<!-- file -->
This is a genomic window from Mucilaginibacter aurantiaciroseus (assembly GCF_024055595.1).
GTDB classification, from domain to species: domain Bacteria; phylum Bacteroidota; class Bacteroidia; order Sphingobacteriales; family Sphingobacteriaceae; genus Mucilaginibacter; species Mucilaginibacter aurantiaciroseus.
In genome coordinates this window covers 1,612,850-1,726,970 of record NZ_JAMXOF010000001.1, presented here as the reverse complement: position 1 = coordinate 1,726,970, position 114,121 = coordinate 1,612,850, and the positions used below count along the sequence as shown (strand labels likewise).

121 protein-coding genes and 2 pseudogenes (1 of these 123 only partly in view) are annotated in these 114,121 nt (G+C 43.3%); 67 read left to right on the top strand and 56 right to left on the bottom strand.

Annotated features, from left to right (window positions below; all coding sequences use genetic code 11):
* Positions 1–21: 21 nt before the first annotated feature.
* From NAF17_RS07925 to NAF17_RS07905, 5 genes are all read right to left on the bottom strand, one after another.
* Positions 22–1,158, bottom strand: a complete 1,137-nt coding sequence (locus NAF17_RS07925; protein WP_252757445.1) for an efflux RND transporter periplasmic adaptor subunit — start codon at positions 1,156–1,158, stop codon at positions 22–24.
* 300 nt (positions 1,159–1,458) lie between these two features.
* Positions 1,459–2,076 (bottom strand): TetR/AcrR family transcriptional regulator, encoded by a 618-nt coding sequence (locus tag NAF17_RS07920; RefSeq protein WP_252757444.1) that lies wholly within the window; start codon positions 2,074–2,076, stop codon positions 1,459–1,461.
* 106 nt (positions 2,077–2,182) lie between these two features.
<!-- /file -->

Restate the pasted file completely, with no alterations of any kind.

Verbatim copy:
This is a genomic window from Mucilaginibacter aurantiaciroseus (assembly GCF_024055595.1).
GTDB classification, from domain to species: domain Bacteria; phylum Bacteroidota; class Bacteroidia; order Sphingobacteriales; family Sphingobacteriaceae; genus Mucilaginibacter; species Mucilaginibacter aurantiaciroseus.
In genome coordinates this window covers 1,612,850-1,726,970 of record NZ_JAMXOF010000001.1, presented here as the reverse complement: position 1 = coordinate 1,726,970, position 114,121 = coordinate 1,612,850, and the positions used below count along the sequence as shown (strand labels likewise).

121 protein-coding genes and 2 pseudogenes (1 of these 123 only partly in view) are annotated in these 114,121 nt (G+C 43.3%); 67 read left to right on the top strand and 56 right to left on the bottom strand.

Annotated features, from left to right (window positions below; all coding sequences use genetic code 11):
* Positions 1–21: 21 nt before the first annotated feature.
* From NAF17_RS07925 to NAF17_RS07905, 5 genes are all read right to left on the bottom strand, one after another.
* Positions 22–1,158, bottom strand: a complete 1,137-nt coding sequence (locus NAF17_RS07925; protein WP_252757445.1) for an efflux RND transporter periplasmic adaptor subunit — start codon at positions 1,156–1,158, stop codon at positions 22–24.
* 300 nt (positions 1,159–1,458) lie between these two features.
* Positions 1,459–2,076 (bottom strand): TetR/AcrR family transcriptional regulator, encoded by a 618-nt coding sequence (locus tag NAF17_RS07920; RefSeq protein WP_252757444.1) that lies wholly within the window; start codon positions 2,074–2,076, stop codon positions 1,459–1,461.
* 106 nt (positions 2,077–2,182) lie between these two features.